Strangles is a serious condition that needs to be handled carefully to prevent spread, but it’s also very treatable. If your horse has strangles, a full recovery is likely with a bit of extra TLC. Be sure to keep abscesses clean to speed healing and prevent the spread of contagious discharge to your other animals.
Vetericyn makes it easy to flush and disinfect abscesses quickly and effectively.
So, if you are worried about how to treat fungal infection horses like horse thrush and conditions like strangles, our gentle, antimicrobial formula fights infection without antibiotics. And it doesn’t sting or burn, so you can help your horse recover faster without causing additional stress and discomfort. You can also take a look at our wide array of other products and resources, such as the protocol for healing a horse hoof abscess. Choose Vetericyn to get your horse on the road to recovery toda
Reviewed by Solomon Benarroch, Veterinarian
Solomon Benarroch DVM has been a practicing veterinarian for over 30 years. His primary focus has been in equine soundness and performance sports medicine. Originally from Winnipeg, Canada he attended college at the Western College of Veterinarian Medicine. And completed an internship at the University of Minnesota. He is the father of three kids and when he isn’t working (which is rare), he enjoys traveling, cooking, and spending time with friends and family.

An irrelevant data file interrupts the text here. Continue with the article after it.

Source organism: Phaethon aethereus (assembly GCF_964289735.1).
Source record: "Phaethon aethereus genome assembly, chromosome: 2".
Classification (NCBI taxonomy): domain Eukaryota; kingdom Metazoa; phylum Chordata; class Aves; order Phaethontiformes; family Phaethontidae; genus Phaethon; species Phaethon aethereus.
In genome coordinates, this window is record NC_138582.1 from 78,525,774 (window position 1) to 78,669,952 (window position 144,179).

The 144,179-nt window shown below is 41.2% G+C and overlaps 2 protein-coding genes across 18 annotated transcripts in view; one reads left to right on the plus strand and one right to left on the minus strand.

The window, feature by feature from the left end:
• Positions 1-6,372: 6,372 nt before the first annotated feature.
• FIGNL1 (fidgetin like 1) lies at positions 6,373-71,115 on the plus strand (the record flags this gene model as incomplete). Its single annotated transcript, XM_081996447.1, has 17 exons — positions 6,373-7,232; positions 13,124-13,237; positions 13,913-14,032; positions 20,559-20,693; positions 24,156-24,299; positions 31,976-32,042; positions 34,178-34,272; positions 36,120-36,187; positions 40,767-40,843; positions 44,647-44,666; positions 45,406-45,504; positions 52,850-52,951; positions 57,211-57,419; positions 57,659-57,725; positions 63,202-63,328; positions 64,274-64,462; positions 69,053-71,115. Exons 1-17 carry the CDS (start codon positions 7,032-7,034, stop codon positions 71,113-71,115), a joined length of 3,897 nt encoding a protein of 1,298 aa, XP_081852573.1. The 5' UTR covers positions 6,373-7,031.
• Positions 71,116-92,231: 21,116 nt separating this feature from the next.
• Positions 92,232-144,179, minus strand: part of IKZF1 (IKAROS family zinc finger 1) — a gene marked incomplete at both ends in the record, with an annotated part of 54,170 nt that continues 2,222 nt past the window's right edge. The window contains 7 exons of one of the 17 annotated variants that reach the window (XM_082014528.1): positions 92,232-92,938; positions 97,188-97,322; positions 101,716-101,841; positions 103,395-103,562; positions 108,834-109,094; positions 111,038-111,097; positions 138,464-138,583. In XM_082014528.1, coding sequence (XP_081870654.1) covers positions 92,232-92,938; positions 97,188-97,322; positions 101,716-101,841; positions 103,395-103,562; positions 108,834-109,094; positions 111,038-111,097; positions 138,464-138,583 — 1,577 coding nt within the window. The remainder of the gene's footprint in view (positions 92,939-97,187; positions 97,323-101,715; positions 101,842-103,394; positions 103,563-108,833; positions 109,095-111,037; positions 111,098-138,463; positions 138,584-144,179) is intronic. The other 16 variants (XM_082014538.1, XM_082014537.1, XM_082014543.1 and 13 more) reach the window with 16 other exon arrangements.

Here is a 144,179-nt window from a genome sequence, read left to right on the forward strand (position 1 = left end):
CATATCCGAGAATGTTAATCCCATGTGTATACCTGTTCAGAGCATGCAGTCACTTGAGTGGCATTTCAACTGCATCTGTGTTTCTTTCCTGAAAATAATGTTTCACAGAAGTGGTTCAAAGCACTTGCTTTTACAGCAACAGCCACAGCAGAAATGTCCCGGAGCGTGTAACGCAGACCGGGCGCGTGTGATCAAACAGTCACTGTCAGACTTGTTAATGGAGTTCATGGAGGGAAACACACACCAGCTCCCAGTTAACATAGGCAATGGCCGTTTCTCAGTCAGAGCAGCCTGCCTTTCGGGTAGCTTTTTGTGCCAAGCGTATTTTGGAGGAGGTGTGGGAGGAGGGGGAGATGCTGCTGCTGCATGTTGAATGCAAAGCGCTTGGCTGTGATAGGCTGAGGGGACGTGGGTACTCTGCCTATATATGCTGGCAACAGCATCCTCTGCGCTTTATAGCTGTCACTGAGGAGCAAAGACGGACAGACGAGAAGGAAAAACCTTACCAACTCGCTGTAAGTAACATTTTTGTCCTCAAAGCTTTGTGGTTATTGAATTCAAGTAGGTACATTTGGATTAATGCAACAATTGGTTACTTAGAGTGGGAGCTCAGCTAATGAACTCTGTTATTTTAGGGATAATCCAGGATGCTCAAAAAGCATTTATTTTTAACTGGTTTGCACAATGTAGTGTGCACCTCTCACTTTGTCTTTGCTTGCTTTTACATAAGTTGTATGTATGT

- Journal of Veterinary Internal Medicine. Streptococcus equi Infections in horses: Guidelines for treatment, control, and prevention of strangles—revised consensus statement. https://www.ncbi.nlm.nih.gov/pmc/articles/PMC5867011/
- Farmed Animal Antimicrobial Stewardship Initiative. Transmission of strangles. https://www.amstewardship.ca/faast-reviews/equine-industry/transmission-of-strangles/
- Horse and Hound. Strangles: What is it, how to spot the signs, plus a new vaccine to help protect your horse. https://www.horseandhound.co.uk/horse-care/vet-advice/strangles-in-horses-305828
- University of Minnesota Extension. Purpura hemorrhagica: A bad sequel to strangles. https://extension.umn.edu/horse-health/purpura-hemorrhagica-bad-sequel-strangles
- Merck Veterinary Manual. Strangles in horses. https://www.merckvetmanual.com/respiratory-system/respiratory-diseases-of-horses/strangles-in-horses